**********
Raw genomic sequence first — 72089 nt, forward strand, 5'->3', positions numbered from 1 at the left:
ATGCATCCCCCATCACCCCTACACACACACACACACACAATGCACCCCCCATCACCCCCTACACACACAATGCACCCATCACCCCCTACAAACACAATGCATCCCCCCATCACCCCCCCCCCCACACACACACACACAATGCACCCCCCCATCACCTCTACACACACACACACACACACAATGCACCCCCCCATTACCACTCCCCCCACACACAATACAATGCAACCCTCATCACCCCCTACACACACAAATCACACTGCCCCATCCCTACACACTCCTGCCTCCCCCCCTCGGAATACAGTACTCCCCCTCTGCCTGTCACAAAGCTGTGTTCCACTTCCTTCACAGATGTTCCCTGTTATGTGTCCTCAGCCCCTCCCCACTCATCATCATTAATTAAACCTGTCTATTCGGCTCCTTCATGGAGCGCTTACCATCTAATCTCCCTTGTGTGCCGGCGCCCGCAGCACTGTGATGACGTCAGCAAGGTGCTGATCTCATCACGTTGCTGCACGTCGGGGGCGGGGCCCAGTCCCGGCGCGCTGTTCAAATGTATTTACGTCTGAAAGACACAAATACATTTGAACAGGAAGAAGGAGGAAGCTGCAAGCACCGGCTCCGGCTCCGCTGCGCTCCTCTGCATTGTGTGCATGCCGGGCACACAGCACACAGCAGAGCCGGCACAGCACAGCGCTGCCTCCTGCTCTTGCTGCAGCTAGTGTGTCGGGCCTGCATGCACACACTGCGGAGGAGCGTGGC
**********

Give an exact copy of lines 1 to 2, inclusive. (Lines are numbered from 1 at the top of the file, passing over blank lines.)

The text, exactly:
Raw genomic sequence first — 72089 nt, forward strand, 5'->3', positions numbered from 1 at the left:
ATGCATCCCCCATCACCCCTACACACACACACACACACAATGCACCCCCCATCACCCCCTACACACACAATGCACCCATCACCCCCTACAAACACAATGCATCCCCCCATCACCCCCCCCCCCACACACACACACACAATGCACCCCCCCATCACCTCTACACACACACACACACACACAATGCACCCCCCCATTACCACTCCCCCCACACACAATACAATGCAACCCTCATCACCCCCTACACACACAAATCACACTGCCCCATCCCTACACACTCCTGCCTCCCCCCCTCGGAATACAGTACTCCCCCTCTGCCTGTCACAAAGCTGTGTTCCACTTCCTTCACAGATGTTCCCTGTTATGTGTCCTCAGCCCCTCCCCACTCATCATCATTAATTAAACCTGTCTATTCGGCTCCTTCATGGAGCGCTTACCATCTAATCTCCCTTGTGTGCCGGCGCCCGCAGCACTGTGATGACGTCAGCAAGGTGCTGATCTCATCACGTTGCTGCACGTCGGGGGCGGGGCCCAGTCCCGGCGCGCTGTTCAAATGTATTTACGTCTGAAAGACACAAATACATTTGAACAGGAAGAAGGAGGAAGCTGCAAGCACCGGCTCCGGCTCCGCTGCGCTCCTCTGCATTGTGTGCATGCCGGGCACACAGCACACAGCAGAGCCGGCACAGCACAGCGCTGCCTCCTGCTCTTGCTGCAGCTAGTGTGTCGGGCCTGCATGCACACACTGCGGAGGAGCGTGGC